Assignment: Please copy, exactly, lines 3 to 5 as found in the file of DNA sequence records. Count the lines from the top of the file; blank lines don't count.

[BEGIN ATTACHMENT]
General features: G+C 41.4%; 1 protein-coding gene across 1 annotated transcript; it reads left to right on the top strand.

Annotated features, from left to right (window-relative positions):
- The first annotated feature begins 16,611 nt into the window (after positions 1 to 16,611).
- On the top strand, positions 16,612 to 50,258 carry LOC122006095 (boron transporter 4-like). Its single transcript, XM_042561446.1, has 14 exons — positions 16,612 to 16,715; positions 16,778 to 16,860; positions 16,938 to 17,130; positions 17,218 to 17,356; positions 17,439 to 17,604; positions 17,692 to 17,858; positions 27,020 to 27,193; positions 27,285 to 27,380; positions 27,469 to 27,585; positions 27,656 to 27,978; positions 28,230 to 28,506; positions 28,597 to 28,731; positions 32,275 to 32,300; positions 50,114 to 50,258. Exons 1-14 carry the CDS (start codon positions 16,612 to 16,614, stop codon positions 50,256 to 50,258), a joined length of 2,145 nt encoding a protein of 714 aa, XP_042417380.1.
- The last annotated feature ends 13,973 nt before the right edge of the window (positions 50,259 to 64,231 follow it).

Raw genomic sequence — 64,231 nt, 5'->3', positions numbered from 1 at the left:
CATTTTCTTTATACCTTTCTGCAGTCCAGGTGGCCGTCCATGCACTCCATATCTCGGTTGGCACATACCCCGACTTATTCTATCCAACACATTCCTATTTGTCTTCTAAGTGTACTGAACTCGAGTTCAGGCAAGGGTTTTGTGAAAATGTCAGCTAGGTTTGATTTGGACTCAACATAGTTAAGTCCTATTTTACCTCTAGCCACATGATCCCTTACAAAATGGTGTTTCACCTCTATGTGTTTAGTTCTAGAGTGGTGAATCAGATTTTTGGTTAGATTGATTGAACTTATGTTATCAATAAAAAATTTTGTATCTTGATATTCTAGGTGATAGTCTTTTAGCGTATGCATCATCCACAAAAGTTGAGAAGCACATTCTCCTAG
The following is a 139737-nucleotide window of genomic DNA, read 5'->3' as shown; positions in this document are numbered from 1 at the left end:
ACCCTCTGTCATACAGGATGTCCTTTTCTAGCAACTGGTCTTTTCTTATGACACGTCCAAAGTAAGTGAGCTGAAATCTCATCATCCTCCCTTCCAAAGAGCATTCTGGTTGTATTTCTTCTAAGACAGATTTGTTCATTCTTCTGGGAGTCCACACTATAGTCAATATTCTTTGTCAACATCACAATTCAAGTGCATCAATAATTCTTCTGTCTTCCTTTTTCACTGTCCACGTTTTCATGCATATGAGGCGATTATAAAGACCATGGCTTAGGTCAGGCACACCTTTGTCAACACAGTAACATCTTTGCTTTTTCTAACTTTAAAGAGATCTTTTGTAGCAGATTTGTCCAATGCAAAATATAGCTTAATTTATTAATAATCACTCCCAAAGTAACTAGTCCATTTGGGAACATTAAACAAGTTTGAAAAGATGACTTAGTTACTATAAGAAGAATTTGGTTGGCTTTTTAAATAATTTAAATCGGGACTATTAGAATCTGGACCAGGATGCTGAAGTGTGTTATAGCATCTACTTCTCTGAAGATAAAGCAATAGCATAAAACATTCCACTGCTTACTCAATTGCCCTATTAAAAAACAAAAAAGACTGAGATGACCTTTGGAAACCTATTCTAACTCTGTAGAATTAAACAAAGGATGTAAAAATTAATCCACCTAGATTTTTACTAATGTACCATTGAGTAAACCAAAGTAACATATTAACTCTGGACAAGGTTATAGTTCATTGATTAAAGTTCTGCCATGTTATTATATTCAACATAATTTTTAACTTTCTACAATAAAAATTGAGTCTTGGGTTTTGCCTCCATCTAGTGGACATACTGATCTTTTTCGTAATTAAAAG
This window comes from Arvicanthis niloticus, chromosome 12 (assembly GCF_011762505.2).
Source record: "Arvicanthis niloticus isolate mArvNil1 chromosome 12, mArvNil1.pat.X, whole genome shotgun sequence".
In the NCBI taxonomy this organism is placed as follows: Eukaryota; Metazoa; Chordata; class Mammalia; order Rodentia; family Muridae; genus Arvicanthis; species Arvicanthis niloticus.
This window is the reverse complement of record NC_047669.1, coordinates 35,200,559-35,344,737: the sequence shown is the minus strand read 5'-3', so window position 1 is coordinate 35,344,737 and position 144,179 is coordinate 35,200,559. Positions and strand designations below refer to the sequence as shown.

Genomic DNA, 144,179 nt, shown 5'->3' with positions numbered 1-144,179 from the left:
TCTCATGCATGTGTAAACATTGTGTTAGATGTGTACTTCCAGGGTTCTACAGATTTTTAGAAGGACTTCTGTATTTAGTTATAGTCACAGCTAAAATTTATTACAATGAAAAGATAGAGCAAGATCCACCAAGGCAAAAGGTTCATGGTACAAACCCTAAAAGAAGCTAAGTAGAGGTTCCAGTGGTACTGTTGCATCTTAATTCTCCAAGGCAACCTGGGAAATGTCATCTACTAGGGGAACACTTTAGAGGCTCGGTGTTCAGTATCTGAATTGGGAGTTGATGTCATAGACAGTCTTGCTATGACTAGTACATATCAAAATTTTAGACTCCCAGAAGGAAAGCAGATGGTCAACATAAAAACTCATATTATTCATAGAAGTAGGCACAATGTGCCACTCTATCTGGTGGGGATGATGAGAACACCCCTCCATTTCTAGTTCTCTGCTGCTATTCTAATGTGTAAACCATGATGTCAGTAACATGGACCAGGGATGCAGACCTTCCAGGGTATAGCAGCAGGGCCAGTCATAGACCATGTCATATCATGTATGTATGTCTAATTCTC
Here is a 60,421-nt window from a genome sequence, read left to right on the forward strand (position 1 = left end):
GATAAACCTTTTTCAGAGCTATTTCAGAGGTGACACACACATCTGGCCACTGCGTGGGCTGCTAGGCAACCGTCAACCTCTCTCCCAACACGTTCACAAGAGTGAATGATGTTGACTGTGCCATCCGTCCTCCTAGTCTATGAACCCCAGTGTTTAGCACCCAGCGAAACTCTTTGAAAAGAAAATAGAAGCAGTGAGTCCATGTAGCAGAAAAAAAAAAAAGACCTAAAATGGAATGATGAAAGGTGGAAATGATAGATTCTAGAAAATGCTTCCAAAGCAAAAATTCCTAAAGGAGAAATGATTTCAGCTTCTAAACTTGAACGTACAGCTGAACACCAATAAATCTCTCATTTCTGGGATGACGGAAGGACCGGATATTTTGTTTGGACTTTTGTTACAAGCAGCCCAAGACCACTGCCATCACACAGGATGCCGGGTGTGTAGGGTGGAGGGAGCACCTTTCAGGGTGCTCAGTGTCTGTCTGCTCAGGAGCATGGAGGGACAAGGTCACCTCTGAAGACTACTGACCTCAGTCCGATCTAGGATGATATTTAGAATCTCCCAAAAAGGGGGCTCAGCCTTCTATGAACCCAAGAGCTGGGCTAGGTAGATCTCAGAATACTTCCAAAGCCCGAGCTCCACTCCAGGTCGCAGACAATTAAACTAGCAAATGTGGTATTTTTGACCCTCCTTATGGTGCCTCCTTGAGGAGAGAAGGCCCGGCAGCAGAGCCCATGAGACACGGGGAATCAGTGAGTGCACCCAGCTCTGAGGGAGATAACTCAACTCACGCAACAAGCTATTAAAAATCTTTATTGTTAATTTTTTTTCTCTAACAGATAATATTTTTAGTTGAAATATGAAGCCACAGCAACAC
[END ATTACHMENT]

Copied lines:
- The first annotated feature begins 16,611 nt into the window (after positions 1 to 16,611).
- On the top strand, positions 16,612 to 50,258 carry LOC122006095 (boron transporter 4-like). Its single transcript, XM_042561446.1, has 14 exons — positions 16,612 to 16,715; positions 16,778 to 16,860; positions 16,938 to 17,130; positions 17,218 to 17,356; positions 17,439 to 17,604; positions 17,692 to 17,858; positions 27,020 to 27,193; positions 27,285 to 27,380; positions 27,469 to 27,585; positions 27,656 to 27,978; positions 28,230 to 28,506; positions 28,597 to 28,731; positions 32,275 to 32,300; positions 50,114 to 50,258. Exons 1-14 carry the CDS (start codon positions 16,612 to 16,614, stop codon positions 50,256 to 50,258), a joined length of 2,145 nt encoding a protein of 714 aa, XP_042417380.1.
- The last annotated feature ends 13,973 nt before the right edge of the window (positions 50,259 to 64,231 follow it).